Start Writing
Emily Beecham as the Widow

Into the Badlands, Season 1, Episode 2 - The Next Leg of the Tour

HaydnSpurrell HaydnSpurrell We take the long way to get to where the show was going from the beginning - with M.K. training under Sunny's tutelage - but boy is it an enjoyable journey. We're taken further into the Badlands and learn more about an intriguing group of characters in episode 2.

In some ways, a better title might be Out of the Badlands, though it doesn't have the same ring to it. At times, the series feels a little too closely tied to a lot of other shows. Power plays are and will always be popular, so it's fortunate that the Widow's intent on taking the Baron's fortress is interesting enough.

M.K. is our eyes into each camp so far, though that's probably about to change. The character has now done a complete circle, spending a night in luxury before ending up where he began at the start of the series. It's refreshing to have a central male character who is far less compelled to train or fight, and wants nothing more than to find his family and find peace. Hopefully this stays relevant despite his training to come.

We learn more about the Widow, who is the focus of the pub fight that kicks off the episode. We meet one of her daughters, Tilda (Ally Loannides), who we learn essentially holds a high rank position in her 'family', and any weakness will risk her losing her place by her mother's side.

The younger characters, Tilda and M.K., pose the most potential so far in the cast. While the adults around them are waging wars and plotting, the teenagers are more or less pawns (yes, even M.K. is a means to an end for Sunny by the conclusion). There's definitely something to make of this dynamic, especially as they come into their own and perhaps prove too much to handle for their underestimating leaders.

But while there's a little politics amongst all the fighting, the meat of the episode is between Sunny and Quinn, who is revealed to be terminally ill. It's a gutsy move on the show's part to give one of its starring characters a time limit so soon, but it could be due to the writer's confidence in the cast they've created.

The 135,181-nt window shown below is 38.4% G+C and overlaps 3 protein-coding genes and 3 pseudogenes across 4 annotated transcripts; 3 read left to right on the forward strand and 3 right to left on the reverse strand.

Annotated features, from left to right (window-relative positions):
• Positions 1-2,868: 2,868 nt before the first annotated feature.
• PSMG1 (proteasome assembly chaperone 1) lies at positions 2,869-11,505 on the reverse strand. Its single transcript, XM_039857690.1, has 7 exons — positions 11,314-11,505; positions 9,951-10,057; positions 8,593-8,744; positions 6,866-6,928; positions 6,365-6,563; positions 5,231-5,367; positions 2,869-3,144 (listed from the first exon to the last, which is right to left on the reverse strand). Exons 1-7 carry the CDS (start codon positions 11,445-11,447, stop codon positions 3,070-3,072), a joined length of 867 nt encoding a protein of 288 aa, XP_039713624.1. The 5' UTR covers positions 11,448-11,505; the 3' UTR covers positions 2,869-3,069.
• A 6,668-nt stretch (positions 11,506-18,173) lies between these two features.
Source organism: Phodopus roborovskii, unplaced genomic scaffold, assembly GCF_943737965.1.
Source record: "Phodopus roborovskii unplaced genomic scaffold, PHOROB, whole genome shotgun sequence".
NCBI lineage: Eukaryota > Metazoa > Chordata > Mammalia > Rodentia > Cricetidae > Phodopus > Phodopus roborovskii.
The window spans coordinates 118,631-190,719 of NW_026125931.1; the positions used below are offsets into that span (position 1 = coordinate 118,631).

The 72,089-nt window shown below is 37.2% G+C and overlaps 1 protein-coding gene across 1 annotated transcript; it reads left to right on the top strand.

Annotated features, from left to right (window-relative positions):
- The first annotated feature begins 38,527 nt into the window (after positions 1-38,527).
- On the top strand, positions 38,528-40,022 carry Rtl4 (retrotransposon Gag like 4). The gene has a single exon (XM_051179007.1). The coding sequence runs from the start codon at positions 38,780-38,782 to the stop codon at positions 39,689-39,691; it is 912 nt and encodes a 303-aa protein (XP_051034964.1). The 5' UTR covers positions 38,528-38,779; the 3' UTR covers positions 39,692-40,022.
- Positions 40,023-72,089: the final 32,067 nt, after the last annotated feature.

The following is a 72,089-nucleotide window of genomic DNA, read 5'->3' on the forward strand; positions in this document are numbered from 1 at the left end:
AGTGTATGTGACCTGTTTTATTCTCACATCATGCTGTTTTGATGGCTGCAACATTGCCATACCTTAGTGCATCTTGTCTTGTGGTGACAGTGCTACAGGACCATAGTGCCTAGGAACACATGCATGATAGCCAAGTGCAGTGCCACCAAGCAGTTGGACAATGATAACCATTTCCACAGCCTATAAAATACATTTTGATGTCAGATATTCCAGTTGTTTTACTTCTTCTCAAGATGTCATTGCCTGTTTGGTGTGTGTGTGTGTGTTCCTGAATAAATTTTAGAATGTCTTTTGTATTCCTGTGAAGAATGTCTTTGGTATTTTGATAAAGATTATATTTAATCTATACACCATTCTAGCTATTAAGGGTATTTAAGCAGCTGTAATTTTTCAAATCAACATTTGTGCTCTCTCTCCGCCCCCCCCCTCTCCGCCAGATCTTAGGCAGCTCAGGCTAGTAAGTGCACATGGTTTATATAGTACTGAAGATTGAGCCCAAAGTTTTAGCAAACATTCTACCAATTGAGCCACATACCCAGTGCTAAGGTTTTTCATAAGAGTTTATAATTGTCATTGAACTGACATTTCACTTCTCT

Quinn's reaction to the dire news is shocking, and a brilliant piece of storytelling. The man is given the perfect motive for carrying out the senseless killing of a kindly ageing couple, allowing the knowledge they held to be the catalyst for his outburst. When he exits the house, blood-soaked atop the stairs, it's an imposing image. And it's the point at which Sunny realises that this life is not the one he wants any longer.

The scene is aided by some splendid direction, never showing the brutal acts but allowing us to listen to the shrieks as the camera sneaks up the stairs. The only human connection we get to the heinous act is Sunny's own expression to the horror. Quinn enters the building clean but exits it as if marching out of the trenches. He enjoyed and reveled in it, perhaps because he didn't have to think for a moment of what the future holds (or what it doesn't).

Further too, the director implements some clever panning work in the bathroom, travelling from the doorway, where Tilda stands, to the other side of the room. The Widow is standing in the corner, creepily enough, and when M.K. looks back at the doorway, Tilda is gone.

The beauty of the series is maintained here, and the fight sequences are astonishing. Particularly the one in the warehouse, and so far each scene has outdone the last. Obviously it isn't a trend they'll be able to keep up, but so far each episode has sported two major battles. I'd say that's probably the aim.

Despite the gorgeous aesthetic, and despite the characters being particularly interesting when window-shopped, on a deeper level they offer little more than what we might hope. It's all power plays and desires, but very little more. A total understanding of a character is not expected, but a more subtle focus on each of our major players might take great lengths in fleshing them out.

The action is still astonishing, only aided further by the aesthetic. The characters have a little more growing to do before they can hold attention beyond their titles, but Into the Badlands is shaping up to be an intriguing and bloody venture into power,politics, and the search for freedom.


Posted in Into the Badlands,

HaydnSpurrell HaydnSpurrell

read more or join